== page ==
Tuesday, October 19, 2010

Media Economies & French Advertising

by Hye Mi Joo

“Maurice Lévy: The Napoleon of advertising”

Maurice Levy at World economic forum in 2009

In this article published in The Independent, Alex Benady interviews Maurice Lévy, the chief executive of Publicis, one of the biggest french advertising agencies. With four international advertising agency networks (Publicis, Leo Burnett, Fallon, and Saatchi & Saatchi) and media buying agencies Starcom and Zenith Optimedia, Lévy is considered to be one of the most powerful players in world advertising. Publicis has been growing and expanding its territory for many years, but Lévy claims that they are not trying to be the biggest, but “just the best.”

Lévy admits that it is hard for a french company to be successful in the world of business, as the image of french culture is not particularly positive in global business community. Lévy said that “it takes a lot of energy to convince Us and British corporations that a French agency can be creative and can service them in the market.”

"I mix it, whip it and pop it in the pan" / "I tie her up, whip her, and then give her one"

Then he goes on to explain the differences in American, British, and French corporations and advertisements based on his experiences with each branch of his network. According to Lévy, British Ads are “dominated by sense of humor,” and demonstration of the product. Americans Ads are very realistic and “head on” with its “product benefit, and matter-of-fact rationalization. French Ads are more emotional than rational. Aesthetics is very important in French Ads; they have to be beautiful and sensual, and sometimes sexual. French Advertisement used to be obsessed with “porno chic” style ads, but it is a bit faded now.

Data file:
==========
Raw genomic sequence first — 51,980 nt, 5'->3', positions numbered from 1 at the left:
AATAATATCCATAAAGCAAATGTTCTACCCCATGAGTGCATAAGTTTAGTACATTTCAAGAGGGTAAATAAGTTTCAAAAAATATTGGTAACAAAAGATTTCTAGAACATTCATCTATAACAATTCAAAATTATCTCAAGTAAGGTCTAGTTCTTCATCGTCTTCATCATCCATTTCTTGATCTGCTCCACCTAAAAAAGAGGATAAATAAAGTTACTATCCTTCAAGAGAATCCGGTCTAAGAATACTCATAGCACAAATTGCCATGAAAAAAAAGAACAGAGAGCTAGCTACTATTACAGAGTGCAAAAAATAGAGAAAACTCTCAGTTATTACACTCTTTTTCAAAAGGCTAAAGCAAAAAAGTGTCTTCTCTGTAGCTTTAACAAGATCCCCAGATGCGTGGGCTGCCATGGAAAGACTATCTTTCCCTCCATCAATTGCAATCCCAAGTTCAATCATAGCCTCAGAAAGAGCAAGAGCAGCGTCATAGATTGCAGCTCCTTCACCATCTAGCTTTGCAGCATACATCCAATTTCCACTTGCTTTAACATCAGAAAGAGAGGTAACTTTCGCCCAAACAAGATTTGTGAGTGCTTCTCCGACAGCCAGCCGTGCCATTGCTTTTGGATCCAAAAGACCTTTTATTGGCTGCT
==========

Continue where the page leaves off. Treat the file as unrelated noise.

Lévy talks about change in advertisement and change in the world. He argues that “we have to redefine our very notion of time,” saying that the rate of change has accelerated in past few years. Advertisement has to change according to the change of the world, but the change occurs more often these days. Lévy believes that this accelerating rate of change is true both for media and for consumer preferences. “since media are meant to represent the world, the representation of the world moves faster than the world itself. We no longer live in a time of mediation; we have entered an era of immediacy.”

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